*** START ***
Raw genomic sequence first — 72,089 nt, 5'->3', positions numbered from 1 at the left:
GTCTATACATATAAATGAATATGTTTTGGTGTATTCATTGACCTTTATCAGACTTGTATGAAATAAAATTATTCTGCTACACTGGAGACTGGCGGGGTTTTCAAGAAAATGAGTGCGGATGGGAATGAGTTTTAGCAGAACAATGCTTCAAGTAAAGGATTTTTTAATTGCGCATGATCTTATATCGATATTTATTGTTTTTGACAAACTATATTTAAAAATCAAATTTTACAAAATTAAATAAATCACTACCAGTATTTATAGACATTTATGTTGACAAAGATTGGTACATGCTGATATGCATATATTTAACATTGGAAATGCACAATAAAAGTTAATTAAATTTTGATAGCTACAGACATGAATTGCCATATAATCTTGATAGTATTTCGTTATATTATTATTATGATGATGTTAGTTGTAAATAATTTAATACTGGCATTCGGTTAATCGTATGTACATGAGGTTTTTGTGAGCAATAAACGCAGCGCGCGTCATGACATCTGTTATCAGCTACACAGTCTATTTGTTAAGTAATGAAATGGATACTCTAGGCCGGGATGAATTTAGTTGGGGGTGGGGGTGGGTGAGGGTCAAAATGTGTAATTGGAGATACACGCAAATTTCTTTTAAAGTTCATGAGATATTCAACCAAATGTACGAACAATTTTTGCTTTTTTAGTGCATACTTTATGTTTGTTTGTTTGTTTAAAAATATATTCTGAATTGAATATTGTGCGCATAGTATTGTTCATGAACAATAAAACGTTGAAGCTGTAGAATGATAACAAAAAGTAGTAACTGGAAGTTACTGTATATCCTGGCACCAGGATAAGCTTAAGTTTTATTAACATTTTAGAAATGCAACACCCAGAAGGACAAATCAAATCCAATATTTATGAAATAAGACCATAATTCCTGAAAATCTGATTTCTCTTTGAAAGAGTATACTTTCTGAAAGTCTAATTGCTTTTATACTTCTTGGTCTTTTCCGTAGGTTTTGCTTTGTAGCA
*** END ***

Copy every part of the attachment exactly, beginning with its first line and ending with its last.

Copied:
Raw genomic sequence first — 72,089 nt, 5'->3', positions numbered from 1 at the left:
GTCTATACATATAAATGAATATGTTTTGGTGTATTCATTGACCTTTATCAGACTTGTATGAAATAAAATTATTCTGCTACACTGGAGACTGGCGGGGTTTTCAAGAAAATGAGTGCGGATGGGAATGAGTTTTAGCAGAACAATGCTTCAAGTAAAGGATTTTTTAATTGCGCATGATCTTATATCGATATTTATTGTTTTTGACAAACTATATTTAAAAATCAAATTTTACAAAATTAAATAAATCACTACCAGTATTTATAGACATTTATGTTGACAAAGATTGGTACATGCTGATATGCATATATTTAACATTGGAAATGCACAATAAAAGTTAATTAAATTTTGATAGCTACAGACATGAATTGCCATATAATCTTGATAGTATTTCGTTATATTATTATTATGATGATGTTAGTTGTAAATAATTTAATACTGGCATTCGGTTAATCGTATGTACATGAGGTTTTTGTGAGCAATAAACGCAGCGCGCGTCATGACATCTGTTATCAGCTACACAGTCTATTTGTTAAGTAATGAAATGGATACTCTAGGCCGGGATGAATTTAGTTGGGGGTGGGGGTGGGTGAGGGTCAAAATGTGTAATTGGAGATACACGCAAATTTCTTTTAAAGTTCATGAGATATTCAACCAAATGTACGAACAATTTTTGCTTTTTTAGTGCATACTTTATGTTTGTTTGTTTGTTTAAAAATATATTCTGAATTGAATATTGTGCGCATAGTATTGTTCATGAACAATAAAACGTTGAAGCTGTAGAATGATAACAAAAAGTAGTAACTGGAAGTTACTGTATATCCTGGCACCAGGATAAGCTTAAGTTTTATTAACATTTTAGAAATGCAACACCCAGAAGGACAAATCAAATCCAATATTTATGAAATAAGACCATAATTCCTGAAAATCTGATTTCTCTTTGAAAGAGTATACTTTCTGAAAGTCTAATTGCTTTTATACTTCTTGGTCTTTTCCGTAGGTTTTGCTTTGTAGCA